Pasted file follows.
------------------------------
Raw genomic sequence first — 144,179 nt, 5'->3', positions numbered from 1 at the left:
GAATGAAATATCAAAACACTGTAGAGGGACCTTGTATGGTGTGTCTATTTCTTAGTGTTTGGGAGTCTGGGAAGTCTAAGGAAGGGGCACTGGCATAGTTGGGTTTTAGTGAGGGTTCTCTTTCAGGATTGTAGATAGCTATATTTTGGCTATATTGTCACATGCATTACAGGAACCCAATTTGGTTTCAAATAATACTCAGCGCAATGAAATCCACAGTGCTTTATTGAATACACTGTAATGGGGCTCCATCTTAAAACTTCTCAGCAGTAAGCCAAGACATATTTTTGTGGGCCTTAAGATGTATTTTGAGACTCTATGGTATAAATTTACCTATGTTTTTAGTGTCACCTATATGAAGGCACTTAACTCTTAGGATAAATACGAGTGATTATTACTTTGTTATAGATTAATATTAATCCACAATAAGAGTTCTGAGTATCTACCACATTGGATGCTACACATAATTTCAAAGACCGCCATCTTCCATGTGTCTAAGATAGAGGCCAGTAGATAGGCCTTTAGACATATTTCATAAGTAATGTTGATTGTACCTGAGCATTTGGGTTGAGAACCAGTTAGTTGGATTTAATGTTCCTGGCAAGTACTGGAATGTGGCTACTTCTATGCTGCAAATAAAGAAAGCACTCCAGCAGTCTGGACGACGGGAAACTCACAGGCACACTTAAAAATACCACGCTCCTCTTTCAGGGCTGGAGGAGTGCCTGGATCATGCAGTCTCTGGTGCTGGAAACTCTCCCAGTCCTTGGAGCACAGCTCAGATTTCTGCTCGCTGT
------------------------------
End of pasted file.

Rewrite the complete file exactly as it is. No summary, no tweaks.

Raw genomic sequence first — 144,179 nt, 5'->3', positions numbered from 1 at the left:
GAATGAAATATCAAAACACTGTAGAGGGACCTTGTATGGTGTGTCTATTTCTTAGTGTTTGGGAGTCTGGGAAGTCTAAGGAAGGGGCACTGGCATAGTTGGGTTTTAGTGAGGGTTCTCTTTCAGGATTGTAGATAGCTATATTTTGGCTATATTGTCACATGCATTACAGGAACCCAATTTGGTTTCAAATAATACTCAGCGCAATGAAATCCACAGTGCTTTATTGAATACACTGTAATGGGGCTCCATCTTAAAACTTCTCAGCAGTAAGCCAAGACATATTTTTGTGGGCCTTAAGATGTATTTTGAGACTCTATGGTATAAATTTACCTATGTTTTTAGTGTCACCTATATGAAGGCACTTAACTCTTAGGATAAATACGAGTGATTATTACTTTGTTATAGATTAATATTAATCCACAATAAGAGTTCTGAGTATCTACCACATTGGATGCTACACATAATTTCAAAGACCGCCATCTTCCATGTGTCTAAGATAGAGGCCAGTAGATAGGCCTTTAGACATATTTCATAAGTAATGTTGATTGTACCTGAGCATTTGGGTTGAGAACCAGTTAGTTGGATTTAATGTTCCTGGCAAGTACTGGAATGTGGCTACTTCTATGCTGCAAATAAAGAAAGCACTCCAGCAGTCTGGACGACGGGAAACTCACAGGCACACTTAAAAATACCACGCTCCTCTTTCAGGGCTGGAGGAGTGCCTGGATCATGCAGTCTCTGGTGCTGGAAACTCTCCCAGTCCTTGGAGCACAGCTCAGATTTCTGCTCGCTGT